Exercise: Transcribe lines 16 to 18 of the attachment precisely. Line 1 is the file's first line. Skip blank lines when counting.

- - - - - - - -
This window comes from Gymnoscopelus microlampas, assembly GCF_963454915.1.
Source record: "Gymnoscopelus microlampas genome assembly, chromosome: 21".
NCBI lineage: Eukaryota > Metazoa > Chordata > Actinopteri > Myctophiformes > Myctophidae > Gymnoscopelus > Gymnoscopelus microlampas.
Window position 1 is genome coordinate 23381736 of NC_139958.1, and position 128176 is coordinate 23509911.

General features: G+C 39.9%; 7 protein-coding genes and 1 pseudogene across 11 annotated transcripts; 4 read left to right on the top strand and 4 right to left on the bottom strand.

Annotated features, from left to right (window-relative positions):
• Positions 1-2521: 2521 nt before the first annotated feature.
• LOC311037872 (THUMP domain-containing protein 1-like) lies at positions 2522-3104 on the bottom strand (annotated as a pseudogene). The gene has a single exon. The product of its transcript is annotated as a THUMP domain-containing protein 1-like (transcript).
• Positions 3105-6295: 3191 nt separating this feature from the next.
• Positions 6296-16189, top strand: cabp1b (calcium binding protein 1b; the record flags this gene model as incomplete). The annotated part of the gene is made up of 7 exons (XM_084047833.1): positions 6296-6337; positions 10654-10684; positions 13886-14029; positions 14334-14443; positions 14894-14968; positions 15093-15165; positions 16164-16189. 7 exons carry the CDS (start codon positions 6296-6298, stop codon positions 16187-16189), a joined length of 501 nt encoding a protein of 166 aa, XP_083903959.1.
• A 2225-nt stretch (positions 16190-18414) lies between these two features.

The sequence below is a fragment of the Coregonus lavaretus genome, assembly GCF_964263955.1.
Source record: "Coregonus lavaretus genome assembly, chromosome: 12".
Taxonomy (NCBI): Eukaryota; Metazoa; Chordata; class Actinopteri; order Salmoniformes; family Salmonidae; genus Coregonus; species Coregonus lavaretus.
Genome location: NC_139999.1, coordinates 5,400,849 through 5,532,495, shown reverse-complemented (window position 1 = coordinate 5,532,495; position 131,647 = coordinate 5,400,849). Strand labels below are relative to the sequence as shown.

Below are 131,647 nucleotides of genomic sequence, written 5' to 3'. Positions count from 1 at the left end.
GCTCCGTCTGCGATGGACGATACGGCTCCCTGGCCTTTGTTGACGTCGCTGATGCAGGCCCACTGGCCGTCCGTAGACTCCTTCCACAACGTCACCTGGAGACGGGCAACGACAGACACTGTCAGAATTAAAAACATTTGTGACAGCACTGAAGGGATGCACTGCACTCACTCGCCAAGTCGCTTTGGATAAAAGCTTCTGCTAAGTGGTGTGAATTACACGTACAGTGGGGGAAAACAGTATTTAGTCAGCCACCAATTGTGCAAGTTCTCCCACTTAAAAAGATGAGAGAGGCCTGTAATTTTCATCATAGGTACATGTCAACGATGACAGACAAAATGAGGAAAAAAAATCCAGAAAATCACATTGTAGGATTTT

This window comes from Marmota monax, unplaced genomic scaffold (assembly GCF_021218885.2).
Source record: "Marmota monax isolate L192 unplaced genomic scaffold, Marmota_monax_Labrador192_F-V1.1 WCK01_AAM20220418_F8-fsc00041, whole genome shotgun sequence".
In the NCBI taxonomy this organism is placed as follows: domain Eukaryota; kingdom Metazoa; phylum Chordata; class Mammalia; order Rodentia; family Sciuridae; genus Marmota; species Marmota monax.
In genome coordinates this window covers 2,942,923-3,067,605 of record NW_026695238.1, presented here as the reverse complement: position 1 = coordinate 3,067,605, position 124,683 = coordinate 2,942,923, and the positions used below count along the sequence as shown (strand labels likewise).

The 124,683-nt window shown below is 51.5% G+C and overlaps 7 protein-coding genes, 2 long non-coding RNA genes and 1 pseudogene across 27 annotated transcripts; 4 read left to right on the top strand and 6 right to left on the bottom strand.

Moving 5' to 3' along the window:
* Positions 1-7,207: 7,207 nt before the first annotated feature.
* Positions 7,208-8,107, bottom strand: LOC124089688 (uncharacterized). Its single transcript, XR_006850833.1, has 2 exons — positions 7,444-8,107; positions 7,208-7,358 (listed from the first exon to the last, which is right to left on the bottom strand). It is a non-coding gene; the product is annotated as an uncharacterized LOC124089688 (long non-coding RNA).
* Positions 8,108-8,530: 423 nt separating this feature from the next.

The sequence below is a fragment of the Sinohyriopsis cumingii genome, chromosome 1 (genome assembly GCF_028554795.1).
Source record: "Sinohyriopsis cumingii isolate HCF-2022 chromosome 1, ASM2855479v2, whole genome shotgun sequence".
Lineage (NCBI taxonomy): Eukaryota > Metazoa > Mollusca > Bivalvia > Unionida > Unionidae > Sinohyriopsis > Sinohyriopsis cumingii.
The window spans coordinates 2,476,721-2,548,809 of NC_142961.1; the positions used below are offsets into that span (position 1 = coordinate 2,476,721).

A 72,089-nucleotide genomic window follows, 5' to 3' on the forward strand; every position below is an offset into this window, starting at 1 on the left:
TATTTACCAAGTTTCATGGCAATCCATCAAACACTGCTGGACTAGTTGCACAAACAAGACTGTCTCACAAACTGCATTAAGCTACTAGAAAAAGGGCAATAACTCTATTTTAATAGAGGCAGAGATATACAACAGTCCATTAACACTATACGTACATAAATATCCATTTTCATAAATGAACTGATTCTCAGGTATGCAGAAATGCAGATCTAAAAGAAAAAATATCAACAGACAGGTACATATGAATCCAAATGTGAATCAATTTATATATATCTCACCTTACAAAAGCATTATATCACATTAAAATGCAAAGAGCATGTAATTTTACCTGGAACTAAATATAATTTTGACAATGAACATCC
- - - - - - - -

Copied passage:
Below are 131,647 nucleotides of genomic sequence, written 5' to 3'. Positions count from 1 at the left end.
GCTCCGTCTGCGATGGACGATACGGCTCCCTGGCCTTTGTTGACGTCGCTGATGCAGGCCCACTGGCCGTCCGTAGACTCCTTCCACAACGTCACCTGGAGACGGGCAACGACAGACACTGTCAGAATTAAAAACATTTGTGACAGCACTGAAGGGATGCACTGCACTCACTCGCCAAGTCGCTTTGGATAAAAGCTTCTGCTAAGTGGTGTGAATTACACGTACAGTGGGGGAAAACAGTATTTAGTCAGCCACCAATTGTGCAAGTTCTCCCACTTAAAAAGATGAGAGAGGCCTGTAATTTTCATCATAGGTACATGTCAACGATGACAGACAAAATGAGGAAAAAAAATCCAGAAAATCACATTGTAGGATTTT

This window comes from Marmota monax, unplaced genomic scaffold (assembly GCF_021218885.2).